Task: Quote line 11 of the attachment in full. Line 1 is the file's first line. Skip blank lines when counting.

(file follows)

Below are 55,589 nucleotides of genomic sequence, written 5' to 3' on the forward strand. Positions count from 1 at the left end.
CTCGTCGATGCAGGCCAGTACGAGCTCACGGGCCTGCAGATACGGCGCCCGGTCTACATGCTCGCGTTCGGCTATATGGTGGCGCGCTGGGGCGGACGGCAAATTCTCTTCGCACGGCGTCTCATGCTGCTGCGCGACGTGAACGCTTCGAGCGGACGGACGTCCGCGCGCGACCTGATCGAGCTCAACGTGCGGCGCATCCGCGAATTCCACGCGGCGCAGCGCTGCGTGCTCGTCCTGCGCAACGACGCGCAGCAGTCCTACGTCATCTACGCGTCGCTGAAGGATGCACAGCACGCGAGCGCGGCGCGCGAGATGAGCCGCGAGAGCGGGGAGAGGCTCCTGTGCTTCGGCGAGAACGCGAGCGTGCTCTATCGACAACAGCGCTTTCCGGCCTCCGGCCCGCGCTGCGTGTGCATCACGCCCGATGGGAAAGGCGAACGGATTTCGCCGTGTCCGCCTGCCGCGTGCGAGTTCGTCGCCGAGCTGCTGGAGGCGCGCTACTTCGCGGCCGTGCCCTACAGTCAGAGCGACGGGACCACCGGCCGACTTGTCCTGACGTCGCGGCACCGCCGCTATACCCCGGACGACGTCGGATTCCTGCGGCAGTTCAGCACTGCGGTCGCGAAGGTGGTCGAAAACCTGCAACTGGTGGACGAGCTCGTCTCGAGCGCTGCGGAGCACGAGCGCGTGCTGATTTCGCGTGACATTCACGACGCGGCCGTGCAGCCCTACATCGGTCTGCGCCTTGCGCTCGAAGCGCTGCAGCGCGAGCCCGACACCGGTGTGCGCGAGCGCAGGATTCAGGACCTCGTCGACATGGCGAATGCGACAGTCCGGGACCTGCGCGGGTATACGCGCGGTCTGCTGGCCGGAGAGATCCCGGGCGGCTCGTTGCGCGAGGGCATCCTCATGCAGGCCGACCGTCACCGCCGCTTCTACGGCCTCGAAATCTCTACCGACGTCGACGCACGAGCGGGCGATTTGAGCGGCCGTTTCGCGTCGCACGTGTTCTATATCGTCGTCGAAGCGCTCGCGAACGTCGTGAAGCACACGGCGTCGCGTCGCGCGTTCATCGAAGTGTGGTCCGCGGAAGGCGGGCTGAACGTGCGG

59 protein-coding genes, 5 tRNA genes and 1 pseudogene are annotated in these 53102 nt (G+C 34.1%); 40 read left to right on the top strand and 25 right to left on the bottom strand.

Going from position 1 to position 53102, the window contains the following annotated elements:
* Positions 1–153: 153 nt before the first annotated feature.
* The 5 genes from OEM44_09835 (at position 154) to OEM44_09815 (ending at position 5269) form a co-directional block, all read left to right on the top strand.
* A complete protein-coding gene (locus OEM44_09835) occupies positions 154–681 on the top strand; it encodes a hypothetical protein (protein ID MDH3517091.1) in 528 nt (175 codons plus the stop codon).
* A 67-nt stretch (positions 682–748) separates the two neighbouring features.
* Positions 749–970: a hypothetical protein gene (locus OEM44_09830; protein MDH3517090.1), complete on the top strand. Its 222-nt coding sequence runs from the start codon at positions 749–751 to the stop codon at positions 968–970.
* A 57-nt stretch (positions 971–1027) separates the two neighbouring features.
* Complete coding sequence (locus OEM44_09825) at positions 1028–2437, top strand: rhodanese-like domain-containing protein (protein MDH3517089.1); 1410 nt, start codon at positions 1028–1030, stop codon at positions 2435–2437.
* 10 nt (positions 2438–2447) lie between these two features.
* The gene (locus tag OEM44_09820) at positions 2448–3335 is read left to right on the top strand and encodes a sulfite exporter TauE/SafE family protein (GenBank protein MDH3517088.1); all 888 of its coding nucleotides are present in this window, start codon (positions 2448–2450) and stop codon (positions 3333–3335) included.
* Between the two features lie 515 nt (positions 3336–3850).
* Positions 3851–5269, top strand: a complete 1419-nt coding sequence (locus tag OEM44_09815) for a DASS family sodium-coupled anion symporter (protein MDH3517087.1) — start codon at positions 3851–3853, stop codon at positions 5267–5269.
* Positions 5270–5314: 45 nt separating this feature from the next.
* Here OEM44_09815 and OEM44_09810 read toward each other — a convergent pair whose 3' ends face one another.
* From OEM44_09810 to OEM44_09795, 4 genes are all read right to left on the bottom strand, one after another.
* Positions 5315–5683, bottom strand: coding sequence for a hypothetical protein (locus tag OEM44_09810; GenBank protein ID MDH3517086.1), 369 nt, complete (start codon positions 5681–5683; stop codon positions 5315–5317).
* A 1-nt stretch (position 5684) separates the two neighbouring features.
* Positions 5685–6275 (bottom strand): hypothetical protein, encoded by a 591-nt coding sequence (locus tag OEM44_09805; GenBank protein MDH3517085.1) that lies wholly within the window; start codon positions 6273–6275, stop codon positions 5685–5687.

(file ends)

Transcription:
* Complete coding sequence (locus OEM44_09825) at positions 1028–2437, top strand: rhodanese-like domain-containing protein (protein MDH3517089.1); 1410 nt, start codon at positions 1028–1030, stop codon at positions 2435–2437.